The first woman to command an aircraft carrier recounts a landmark deployment


Capt. Amy Bauernschmidt, commanding officer of the USS Abraham Lincoln, speaks Nov. 11, 2021, during the USS Abraham Lincoln’s 32nd commissioning anniversary and Veterans Day commemoration on the mess decks . (Lake Fultz/US Navy)

(Tribune News Service) – As the USS Abraham Lincoln sailed for San Diego on Thursday, August 11, with two destroyers in tow and some 6,000 sailors and Marines aboard, it marked the completion of a US military first: Navy Captain Amy Bauernschmidt has now completed her first assignment as the first woman to command a US aircraft carrier.

The nuclear-powered aircraft carrier departed for a routine deployment to the Indo-Pacific region – usually stretching from the Philippines to the South China Sea – on January 3. Over the next eight months, the USS Abraham Lincoln and the other ships encountered everything. from the Chinese army to whale awareness training.

For the Marines, the exercise also included the first deployment of F-35C fighters aboard an aircraft carrier. The aircraft is widely regarded as an innovative weapon capable of both military and intelligence operations.

During a phone call aboard the Lincoln just a day before the strike group returned to Naval Air Station North Island in San Diego, Bauernschmidt noted its accomplishment and spoke about the mission.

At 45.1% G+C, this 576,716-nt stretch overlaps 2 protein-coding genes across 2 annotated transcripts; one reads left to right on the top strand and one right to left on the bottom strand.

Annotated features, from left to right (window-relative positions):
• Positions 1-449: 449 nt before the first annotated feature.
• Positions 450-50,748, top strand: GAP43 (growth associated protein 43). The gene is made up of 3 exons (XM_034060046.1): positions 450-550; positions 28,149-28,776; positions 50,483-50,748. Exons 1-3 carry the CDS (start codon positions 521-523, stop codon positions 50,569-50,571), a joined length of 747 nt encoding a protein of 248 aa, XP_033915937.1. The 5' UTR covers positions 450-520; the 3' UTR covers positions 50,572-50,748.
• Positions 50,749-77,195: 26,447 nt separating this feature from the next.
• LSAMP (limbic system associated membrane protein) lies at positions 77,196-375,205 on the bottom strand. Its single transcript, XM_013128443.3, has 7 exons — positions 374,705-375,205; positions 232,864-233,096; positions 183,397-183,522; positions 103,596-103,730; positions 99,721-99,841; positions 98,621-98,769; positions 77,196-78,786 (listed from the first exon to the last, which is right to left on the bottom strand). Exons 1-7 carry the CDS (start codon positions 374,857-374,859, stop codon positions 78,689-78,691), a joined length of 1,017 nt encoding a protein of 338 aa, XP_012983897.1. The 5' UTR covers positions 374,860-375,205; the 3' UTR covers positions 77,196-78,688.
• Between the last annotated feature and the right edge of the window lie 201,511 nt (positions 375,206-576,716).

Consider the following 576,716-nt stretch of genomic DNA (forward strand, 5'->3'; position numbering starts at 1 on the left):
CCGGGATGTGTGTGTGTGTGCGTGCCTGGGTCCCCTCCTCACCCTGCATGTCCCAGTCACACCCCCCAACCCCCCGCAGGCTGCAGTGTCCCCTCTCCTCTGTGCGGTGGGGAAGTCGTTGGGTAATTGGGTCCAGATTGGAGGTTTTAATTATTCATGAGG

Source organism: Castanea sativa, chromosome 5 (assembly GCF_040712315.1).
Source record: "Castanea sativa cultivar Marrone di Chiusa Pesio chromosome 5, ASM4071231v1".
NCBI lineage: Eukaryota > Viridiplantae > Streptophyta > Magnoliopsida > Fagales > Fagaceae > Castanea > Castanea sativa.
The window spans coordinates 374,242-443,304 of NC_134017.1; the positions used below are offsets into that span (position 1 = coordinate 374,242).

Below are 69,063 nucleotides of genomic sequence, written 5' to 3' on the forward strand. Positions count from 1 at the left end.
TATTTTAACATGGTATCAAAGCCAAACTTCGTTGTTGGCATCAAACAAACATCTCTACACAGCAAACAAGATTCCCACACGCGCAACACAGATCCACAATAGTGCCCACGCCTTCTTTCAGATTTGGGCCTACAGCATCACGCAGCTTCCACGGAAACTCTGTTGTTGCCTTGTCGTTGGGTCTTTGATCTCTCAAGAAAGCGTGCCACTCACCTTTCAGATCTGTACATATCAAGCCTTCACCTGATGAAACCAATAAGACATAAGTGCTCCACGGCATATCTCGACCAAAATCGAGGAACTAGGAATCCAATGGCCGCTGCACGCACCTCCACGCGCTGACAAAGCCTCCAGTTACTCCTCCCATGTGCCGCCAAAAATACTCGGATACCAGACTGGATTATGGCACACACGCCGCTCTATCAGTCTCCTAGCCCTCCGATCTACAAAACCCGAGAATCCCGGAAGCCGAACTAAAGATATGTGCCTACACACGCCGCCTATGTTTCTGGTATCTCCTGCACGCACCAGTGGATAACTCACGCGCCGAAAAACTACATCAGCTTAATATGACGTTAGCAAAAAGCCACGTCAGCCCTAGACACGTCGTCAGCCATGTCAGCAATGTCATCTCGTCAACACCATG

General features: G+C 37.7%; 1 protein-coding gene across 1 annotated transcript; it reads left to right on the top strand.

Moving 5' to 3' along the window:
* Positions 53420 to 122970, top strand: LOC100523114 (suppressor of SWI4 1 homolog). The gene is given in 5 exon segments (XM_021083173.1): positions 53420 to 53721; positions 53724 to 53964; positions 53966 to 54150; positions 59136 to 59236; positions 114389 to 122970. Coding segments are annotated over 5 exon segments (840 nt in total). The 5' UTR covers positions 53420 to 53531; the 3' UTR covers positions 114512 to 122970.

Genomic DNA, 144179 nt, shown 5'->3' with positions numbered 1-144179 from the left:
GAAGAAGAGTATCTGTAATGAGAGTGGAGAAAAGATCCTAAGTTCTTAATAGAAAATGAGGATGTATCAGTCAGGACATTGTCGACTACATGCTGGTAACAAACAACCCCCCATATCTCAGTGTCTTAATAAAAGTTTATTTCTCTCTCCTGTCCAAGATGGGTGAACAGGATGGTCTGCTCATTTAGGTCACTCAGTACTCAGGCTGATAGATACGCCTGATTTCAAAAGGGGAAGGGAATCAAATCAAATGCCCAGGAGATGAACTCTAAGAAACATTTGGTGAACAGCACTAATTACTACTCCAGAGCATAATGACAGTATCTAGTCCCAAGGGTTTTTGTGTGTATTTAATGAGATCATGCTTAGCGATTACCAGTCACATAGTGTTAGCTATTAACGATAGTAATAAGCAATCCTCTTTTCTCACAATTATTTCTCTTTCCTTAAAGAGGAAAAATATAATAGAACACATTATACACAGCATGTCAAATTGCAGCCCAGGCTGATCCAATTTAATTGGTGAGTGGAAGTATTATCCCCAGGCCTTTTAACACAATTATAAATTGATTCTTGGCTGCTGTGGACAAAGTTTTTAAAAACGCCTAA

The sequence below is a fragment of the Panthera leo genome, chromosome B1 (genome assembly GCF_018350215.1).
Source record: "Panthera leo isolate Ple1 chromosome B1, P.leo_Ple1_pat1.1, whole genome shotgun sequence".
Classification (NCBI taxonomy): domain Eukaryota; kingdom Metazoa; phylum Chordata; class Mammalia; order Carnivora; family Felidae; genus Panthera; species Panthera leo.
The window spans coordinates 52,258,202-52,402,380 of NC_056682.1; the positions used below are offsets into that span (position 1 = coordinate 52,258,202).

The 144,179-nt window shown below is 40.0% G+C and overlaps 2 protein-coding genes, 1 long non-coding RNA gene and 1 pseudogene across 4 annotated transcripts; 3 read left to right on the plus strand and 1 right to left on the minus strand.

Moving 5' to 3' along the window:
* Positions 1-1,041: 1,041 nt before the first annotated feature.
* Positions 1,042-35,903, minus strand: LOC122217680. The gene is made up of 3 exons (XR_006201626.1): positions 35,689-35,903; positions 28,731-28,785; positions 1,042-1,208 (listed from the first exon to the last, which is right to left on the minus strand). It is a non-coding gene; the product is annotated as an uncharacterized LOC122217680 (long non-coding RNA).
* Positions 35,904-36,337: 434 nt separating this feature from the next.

“I don’t think there’s a greater responsibility than taking charge of an aircraft carrier and being responsible for 6,000 Marines and sailors,” she said.

She described the crew – with an average age of 21.8 – as the backbone of the strike group’s success and said they should be given credit for their achievements. Bauernschmidt also paid tribute to the commanders aboard the other ships in the group and the support she got from them.

“I woke up every day with a smile on my face knowing I was driving this incredible warship,” she said.

“What (sailors and Marines) did matters,” Bauernschmidt added. “And their hard work made the difference.”

Bauernschmidt called the Navy Air Integration “seamless and seamless”.

Captain Amy Bauernschmidt has completed her first assignment as commanding officer of the USS Abraham Lincoln, the first woman chosen to command a nuclear-powered aircraft carrier.

Captain Amy Bauernschmidt has completed her first assignment as commanding officer of the USS Abraham Lincoln, the first woman chosen to command a nuclear-powered aircraft carrier. (US Navy)

Even when the F-35s were grounded (to check for possible problems with the pilots’ ejection seats), the strike group didn’t miss a beat. The Air Force first discovered the problem in April and by late July and August all military F-35s were grounded.